2004 - 2007 & 2013 - 2015
2013 – 2015
Jose Mourinho returned to Chelsea for a second spell at the helm in 2013 as already our most successful manager, and he left in December 2015 not only with our gratitude but with that record further enhanced.
It was in 2014/15, his second season back after successful spells in Italy and Spain in charge of Inter Milan and Real Madrid, that his Chelsea side won silverware to add to the two league championships, two League Cups and one FA Cup we had collected between 2004 and 2007 – the first Mourinho years.
The Blues lost just three matches over the course of that campaign, one of which at West Bromwich Albion coming when we had already been crowned champions.
The team showed incredible levels of consistency, and the first part of the season will be remembered for the quality of our attacking play, with new signings Cesc Fabregas and Diego Costa flourishing.
During the second half of the campaign when injuries and suspensions threatened to bite we defended well as a unit and secured a number of wins by a one-goal margin, with the victories away at QPR and at home to Manchester United standing out, before Eden Hazard netted the only goal of the game against Crystal Palace to secure the title.
Two months earlier we had won the first trophy of the second Mourinho reign - the Capital One Cup – courtesy of a 2-0 victory over London rivals Tottenham at Wembley. For the Portuguese, it was the third time he had won the trophy, following triumphs over Liverpool and Arsenal in 2005 and 2007 respectively.
His first campaign back at the club, 2013/14, was one which ultimately ended trophy-less, but the team went close both domestically and in Europe.
For his first game back in charge, at home to Hull City, the Portuguese was given a rapturous welcome by the Stamford Bridge faithful, and goals from Oscar and Frank Lampard made sure it was a winning start.
The 4-3-3 formation which had been the hallmark of his first spell made way for a 4-2-3-1, and one defeat in our opening nine Premier League matches set us on the right path for a title challenge.
Our record in the biggest games was fantastic, with the Blues taking six points off both Manchester City and Liverpool, and four off Manchester United and Arsenal. The Gunners and Tottenham were beaten 6-0 and 4-0 respectively on their visits to the Bridge, but disappointing results against the teams we were expected to beat, particularly Sunderland and Norwich towards the end of the campaign, meant we finished third.
In Europe, Mourinho led us to the last four of the Champions League for the third time as Chelsea manager.
Demba Ba had scored a late winner in a dramatic quarter-final victory over Paris Saint-Germain as we overturned a 3-1 first-leg deficit, prompting the manager to run along the touchline in celebration, but after securing a 0-0 draw away from home against Atletico Madrid in the semi-final first leg, we were beaten 3-1 back at the Bridge.
Having finished the following season as champions, however, the defence of our title in 2015/16 began in disappointing fashion. After losing seven of our opening 14 Premier League matches, consecutive defeats against newly-promoted Bournemouth and Leicester City in December left us in 16th place in the table and the decision was made to part company with Mourinho.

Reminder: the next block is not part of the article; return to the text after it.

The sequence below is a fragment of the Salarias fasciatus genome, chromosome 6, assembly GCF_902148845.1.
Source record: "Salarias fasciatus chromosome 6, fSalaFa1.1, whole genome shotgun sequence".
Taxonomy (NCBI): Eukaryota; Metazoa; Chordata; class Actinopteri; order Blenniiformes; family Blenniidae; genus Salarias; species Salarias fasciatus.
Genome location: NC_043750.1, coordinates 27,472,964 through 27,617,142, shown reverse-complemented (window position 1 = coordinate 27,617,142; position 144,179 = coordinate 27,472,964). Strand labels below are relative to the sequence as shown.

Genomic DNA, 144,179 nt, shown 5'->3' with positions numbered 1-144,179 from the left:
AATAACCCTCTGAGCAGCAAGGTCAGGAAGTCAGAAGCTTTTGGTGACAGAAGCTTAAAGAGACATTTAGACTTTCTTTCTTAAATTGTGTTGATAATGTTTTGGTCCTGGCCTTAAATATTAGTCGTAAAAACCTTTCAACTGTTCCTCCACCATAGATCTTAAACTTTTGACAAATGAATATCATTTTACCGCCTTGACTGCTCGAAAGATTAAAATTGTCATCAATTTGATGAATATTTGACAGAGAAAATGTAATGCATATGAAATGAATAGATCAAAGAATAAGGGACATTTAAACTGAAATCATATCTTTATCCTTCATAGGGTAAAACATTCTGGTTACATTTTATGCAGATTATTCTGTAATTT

2004 – 2007
When Jose Mourinho was unveiled at Stamford Bridge on 2 June 2004 he was the most successful manager Chelsea had ever appointed. Still only 41, the Portuguese had won the European Cup, UEFA Cup and domestic league title in his homeland.
It was not only his track record that suggested the club had landed someone special. ‘We have top players,’ he announced at the media conference, ‘and, sorry if I’m arrogant, but we now have a top manager.’ Smart, thorough, eloquent and witty, Mourinho wowed the media with the kind of confidence, insight and preparation that would be hallmarks of his management.
His much-vaunted ‘methodology’ – rooted in an holistic, scientific approach to training, tactical flexibility, defensive awareness, and players allowing him inside their heads – proved sensationally successful, beginning with a 1-0 win in his first game at home to Manchester United.
A shrewd tactical shift from 4-diamond-2 to 4-3-3 turbo-charged the team and, with wingers Damien Duff and Arjen Robben to the fore, Chelsea hit top spot in November and never let up. With Frank Lampard’s two goals at Bolton the Blues won the title for the first time in 50 years, ultimately with a remarkable Premier League record tally of 95 points and just 15 goals conceded. While players and supporters danced around the Reebok, Mourinho calmly called his wife to tell her the score. Winning was quite normal – and the Portuguese had already made his new team winners in the League Cup, too.
Playing as never before like a team, Chelsea stormed to a back-to-back second title in 2005/06. But, with Robben and Duff out of form or fitness, lynchpin Claude Makelele ageing, and new signings failing to reach the same heights, the following league campaign fizzled out uncharacteristically over the Christmas and New Year.
There were big consolations in the domestic cups, with victory over Arsenal in the League Cup and champions Manchester United beaten in the first FA Cup final at the new Wembley.
When the Blues began 2007/08 indifferently – notably an oddly incoherent 0-2 loss at Aston Villa and insipid start to the Champions League against Rosenborg – club and manager called it quits on 20 September 2007.
Loved and empowered by his players, for whom he acted as a human shield from criticism, Mourinho instilled a mentality that endured long beyond his departure. The spine of Mourinho’s 2004/05 side – Cech, Terry, Lampard, Drogba – was still driving the Blues to Champions League success seven years later.